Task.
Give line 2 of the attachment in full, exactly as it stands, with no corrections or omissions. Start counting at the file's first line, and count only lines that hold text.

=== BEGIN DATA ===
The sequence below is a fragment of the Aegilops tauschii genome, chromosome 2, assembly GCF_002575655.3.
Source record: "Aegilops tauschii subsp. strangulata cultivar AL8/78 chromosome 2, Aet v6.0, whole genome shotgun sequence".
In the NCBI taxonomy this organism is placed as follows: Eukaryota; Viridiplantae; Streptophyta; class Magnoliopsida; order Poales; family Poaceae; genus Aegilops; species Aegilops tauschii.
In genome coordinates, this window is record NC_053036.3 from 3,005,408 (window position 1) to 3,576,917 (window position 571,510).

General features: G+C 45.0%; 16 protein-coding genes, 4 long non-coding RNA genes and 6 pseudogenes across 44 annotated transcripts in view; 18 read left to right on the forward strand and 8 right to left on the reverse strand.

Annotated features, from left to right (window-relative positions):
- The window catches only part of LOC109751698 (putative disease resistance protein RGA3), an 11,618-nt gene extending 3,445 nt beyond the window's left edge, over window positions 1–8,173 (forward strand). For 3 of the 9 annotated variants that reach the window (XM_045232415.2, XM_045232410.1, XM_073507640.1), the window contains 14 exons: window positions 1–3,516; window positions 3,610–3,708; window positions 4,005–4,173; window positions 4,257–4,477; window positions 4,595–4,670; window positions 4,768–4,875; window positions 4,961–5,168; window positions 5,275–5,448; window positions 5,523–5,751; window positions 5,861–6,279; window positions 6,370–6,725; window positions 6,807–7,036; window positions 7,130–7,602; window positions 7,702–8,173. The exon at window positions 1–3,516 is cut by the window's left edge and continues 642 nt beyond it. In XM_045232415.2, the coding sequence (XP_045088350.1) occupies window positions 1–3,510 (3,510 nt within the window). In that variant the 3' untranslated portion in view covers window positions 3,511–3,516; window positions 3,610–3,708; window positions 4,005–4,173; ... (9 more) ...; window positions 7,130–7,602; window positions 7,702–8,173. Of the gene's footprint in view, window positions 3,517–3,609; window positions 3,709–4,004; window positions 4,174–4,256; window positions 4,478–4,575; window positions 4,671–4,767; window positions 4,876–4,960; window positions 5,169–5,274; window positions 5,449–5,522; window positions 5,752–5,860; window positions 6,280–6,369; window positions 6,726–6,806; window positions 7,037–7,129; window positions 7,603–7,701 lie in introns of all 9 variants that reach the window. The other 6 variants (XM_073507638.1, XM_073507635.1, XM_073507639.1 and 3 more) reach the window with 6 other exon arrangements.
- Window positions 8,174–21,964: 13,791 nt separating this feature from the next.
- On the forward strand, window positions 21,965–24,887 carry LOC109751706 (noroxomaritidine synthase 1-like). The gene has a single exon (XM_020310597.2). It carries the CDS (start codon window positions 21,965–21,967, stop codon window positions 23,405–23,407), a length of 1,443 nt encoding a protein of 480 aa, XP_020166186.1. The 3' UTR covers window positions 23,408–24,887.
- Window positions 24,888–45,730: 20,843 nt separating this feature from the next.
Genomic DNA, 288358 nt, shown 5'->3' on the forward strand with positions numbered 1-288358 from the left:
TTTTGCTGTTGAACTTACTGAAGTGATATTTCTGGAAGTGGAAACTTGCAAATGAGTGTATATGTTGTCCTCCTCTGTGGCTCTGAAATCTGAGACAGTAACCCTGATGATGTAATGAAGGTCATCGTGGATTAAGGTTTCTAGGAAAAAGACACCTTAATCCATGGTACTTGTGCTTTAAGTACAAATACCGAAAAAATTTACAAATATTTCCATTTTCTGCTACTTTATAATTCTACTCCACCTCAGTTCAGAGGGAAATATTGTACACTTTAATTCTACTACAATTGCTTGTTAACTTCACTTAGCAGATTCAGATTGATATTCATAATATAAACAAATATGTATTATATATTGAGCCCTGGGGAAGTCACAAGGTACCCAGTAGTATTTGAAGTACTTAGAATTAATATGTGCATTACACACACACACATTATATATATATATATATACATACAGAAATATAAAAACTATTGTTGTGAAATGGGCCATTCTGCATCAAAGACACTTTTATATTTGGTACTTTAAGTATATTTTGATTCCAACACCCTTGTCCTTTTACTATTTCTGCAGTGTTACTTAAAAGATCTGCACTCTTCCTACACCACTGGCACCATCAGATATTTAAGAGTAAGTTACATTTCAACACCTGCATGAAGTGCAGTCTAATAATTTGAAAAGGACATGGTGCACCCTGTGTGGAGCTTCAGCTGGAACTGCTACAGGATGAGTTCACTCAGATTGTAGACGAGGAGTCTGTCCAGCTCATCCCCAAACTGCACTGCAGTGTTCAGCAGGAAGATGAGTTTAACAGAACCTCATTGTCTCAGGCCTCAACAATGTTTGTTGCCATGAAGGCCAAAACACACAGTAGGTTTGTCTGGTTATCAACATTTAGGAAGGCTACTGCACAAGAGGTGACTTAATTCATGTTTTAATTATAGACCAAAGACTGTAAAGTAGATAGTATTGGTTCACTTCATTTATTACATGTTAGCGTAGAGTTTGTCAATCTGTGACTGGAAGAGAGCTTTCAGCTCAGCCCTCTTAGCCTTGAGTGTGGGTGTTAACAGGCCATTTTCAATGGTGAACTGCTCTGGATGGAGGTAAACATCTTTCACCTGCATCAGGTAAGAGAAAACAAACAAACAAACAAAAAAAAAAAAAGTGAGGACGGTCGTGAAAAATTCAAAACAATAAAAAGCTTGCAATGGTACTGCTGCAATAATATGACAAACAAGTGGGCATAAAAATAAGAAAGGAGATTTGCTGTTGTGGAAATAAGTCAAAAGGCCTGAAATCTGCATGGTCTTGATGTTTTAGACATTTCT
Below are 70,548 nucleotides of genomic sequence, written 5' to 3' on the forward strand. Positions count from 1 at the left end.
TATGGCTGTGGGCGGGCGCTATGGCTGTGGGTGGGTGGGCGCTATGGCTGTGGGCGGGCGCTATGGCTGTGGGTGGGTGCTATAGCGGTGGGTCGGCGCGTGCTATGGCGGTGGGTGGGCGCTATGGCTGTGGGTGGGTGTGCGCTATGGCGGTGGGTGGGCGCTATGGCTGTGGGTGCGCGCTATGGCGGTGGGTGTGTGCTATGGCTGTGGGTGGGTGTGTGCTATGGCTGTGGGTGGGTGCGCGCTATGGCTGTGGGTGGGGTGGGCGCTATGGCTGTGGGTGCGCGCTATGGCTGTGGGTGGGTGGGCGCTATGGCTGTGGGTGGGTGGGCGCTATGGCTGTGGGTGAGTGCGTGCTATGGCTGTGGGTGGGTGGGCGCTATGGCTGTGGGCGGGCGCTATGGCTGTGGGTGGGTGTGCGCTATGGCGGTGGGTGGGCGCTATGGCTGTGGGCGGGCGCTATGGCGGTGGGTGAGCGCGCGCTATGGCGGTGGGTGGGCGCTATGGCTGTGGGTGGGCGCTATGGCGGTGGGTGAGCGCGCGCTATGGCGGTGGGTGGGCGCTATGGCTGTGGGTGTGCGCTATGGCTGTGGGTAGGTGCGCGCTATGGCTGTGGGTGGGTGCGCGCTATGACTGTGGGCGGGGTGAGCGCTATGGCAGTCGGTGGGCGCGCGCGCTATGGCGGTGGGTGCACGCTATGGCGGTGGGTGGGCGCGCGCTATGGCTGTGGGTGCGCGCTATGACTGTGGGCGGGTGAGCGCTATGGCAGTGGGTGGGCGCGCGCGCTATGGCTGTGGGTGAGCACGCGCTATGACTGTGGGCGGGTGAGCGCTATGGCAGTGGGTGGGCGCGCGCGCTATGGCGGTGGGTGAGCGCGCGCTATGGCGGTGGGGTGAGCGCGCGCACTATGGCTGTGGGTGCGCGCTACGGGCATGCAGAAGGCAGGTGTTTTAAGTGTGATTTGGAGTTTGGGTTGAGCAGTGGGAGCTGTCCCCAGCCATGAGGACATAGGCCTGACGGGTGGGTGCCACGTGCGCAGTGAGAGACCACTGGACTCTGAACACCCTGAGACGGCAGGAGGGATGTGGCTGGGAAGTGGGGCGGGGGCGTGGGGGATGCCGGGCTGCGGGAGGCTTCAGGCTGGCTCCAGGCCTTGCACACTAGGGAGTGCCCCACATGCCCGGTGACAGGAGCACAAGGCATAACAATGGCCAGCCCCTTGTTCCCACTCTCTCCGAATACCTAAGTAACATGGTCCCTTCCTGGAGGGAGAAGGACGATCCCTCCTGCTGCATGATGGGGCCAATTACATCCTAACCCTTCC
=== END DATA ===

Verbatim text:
Source record: "Aegilops tauschii subsp. strangulata cultivar AL8/78 chromosome 2, Aet v6.0, whole genome shotgun sequence".